Jon Marcus
Jon Marcus, higher-education editor, has written about higher education for the Washington Post, USA Today, Time, NBCNews.com, the Miami Herald, the Boston Globe, Washington Monthly, and other magazines and newspapers. He also is the North America higher-education correspondent for the Times (U.K.) Higher Education magazine. His Hechinger higher-education coverage has won national awards from the Education Writers Association and he was a finalist for an award for beat reporting from the New York chapter of the Society of Professional Journalists. The former editor of Boston magazine, Marcus holds a master’s degree from Columbia University’s Graduate School of Journalism and a bachelor’s degree from Bates College. He teaches journalism at Boston College and Boston University.

State among the worst in awarding degrees to Hispanics may surprise you

With a population more than twice as Hispanic as the national average, California has a lower-than-average proportion of Hispanics with college or university educations, and no institution among the top five for awarding them degrees, according to a new study. The state is 38 percent Hispanic, compared to the national average of 17 percent. But […]

Community colleges increasingly adding bachelor’s degrees

CLEARWATER, Fla. – In a high-ceilinged classroom, bright sun poking through the blinds and reflecting off the whiteboard, eight students lug heavy textbooks to their desks and prepare for this afternoon’s lesson: proteins. It’s an unusually small group for a bachelor’s degree-level course in biology. At four-year universities, classes like this are often taught in […]

Barriers to credit transfers lower graduation rates, new study finds

Universities’ unwillingness to award academic credit to community-college students for courses they already took is driving down graduation rates for the increasing number of people following that route to a degree, according to new research. If not for the loss of academic credits when students transfer from community colleges to four-year colleges and universities, 54 […]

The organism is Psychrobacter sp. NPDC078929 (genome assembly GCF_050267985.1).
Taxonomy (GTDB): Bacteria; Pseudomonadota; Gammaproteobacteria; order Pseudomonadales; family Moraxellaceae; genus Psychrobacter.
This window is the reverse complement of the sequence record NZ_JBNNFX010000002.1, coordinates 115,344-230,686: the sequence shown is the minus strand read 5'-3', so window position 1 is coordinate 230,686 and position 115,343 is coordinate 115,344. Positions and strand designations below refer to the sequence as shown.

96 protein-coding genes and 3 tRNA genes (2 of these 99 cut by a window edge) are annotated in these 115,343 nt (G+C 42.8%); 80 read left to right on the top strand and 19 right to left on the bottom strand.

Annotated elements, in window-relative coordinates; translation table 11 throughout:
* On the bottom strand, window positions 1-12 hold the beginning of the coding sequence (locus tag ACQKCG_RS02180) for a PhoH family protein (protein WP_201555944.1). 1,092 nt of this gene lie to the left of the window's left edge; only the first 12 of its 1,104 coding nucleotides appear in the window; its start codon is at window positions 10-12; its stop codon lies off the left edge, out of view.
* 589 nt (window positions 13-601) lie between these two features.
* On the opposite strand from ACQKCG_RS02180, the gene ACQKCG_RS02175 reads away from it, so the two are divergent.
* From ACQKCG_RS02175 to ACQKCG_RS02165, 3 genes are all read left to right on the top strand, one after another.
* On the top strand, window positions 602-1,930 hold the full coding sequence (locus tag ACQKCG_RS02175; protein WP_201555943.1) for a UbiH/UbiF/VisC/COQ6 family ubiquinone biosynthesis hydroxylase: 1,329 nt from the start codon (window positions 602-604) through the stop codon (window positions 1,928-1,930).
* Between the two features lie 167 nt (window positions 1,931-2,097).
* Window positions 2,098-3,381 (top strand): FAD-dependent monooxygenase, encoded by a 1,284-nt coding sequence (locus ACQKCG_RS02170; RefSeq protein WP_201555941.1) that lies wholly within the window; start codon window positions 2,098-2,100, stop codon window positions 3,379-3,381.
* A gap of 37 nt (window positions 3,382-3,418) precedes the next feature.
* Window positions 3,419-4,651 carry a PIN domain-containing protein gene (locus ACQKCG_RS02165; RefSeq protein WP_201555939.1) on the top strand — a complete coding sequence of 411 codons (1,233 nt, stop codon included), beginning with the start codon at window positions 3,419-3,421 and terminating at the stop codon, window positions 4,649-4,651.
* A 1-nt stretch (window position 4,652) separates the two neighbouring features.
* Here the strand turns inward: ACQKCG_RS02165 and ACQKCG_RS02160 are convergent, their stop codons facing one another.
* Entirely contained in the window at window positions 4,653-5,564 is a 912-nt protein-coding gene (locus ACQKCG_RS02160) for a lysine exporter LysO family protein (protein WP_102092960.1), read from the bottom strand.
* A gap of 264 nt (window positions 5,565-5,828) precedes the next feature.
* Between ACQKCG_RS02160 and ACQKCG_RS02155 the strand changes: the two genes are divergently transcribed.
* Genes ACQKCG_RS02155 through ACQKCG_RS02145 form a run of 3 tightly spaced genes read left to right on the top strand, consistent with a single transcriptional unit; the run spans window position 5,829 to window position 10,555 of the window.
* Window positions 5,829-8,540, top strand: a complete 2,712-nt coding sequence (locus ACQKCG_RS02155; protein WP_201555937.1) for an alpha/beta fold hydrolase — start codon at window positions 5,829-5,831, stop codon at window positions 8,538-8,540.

College, federal financial aid increasingly benefits the rich

It’s not just colleges and universities that are shifting their financial aid from lower-income to higher-income students. Tuition tax credits and other tax breaks to offset the cost of higher education—nearly invisible federal government subsidies for families that send their kids to college—also disproportionally benefit more affluent Americans. So do tax-deductible savings plans and the […]

Poorer families are bearing the brunt of college price hikes, data show

America’s colleges and universities are quietly shifting the burden of their big tuition increases onto low-income students, while many higher-income families are seeing their college costs rise more slowly, or even fall, an analysis of federal data shows. It’s a trend financial-aid experts and some university administrators worry will further widen the gap between the […]

Ranks of nonacademic staffs at colleges continues to outpace enrollment, faculty

The number of non-academic administrative and professional employees at U.S. colleges and universities has more than doubled in the last 25 years, vastly outpacing the growth in the number of students or faculty, according to an analysis of federal figures

Gallup will survey college graduates’ outcomes

WASHINGTON, DC – In a new attempt to judge the value of a higher education against which any campus can measure itself, the Gallup research organization will poll graduates nationwide about their success and happiness The survey, which will begin this week, will ask 30,000 graduates of four-year universities questions that can help determine whether […]

Tests to get into college now being followed by tests to get out

On weekend mornings all this winter, anxious high school juniors and seniors will be filing into school cafeterias to sweat through the SAT, ACT, and similar college entrance examinations as stern-looking proctors hover over them. Such tests are among the long-established requirements for getting into college. But something new is afoot: Increasingly, students have to […]

Humanities majors don’t fare as badly as portrayed, new earnings report says

People who major in the humanities and social sciences don’t earn as much as their classmates in the physical and natural sciences, math, or engineering, but the gap is not as wide as has been portrayed. That’s the message of a new report from the Association of American Colleges and Universities, which represents liberal-arts colleges […]

Harvard, MIT: Despite low completion rates, MOOCs work

Long-anticipated research into massive open online courses taught by MIT and Harvard finds that, while very few participants complete these classes, many others take advantage of “substantial” amounts of the content. The findings, released by the MIT-Harvard MOOC collaboration called edX, jibe with a University of Pennsylvania Graduate School of Education study that concluded only […]

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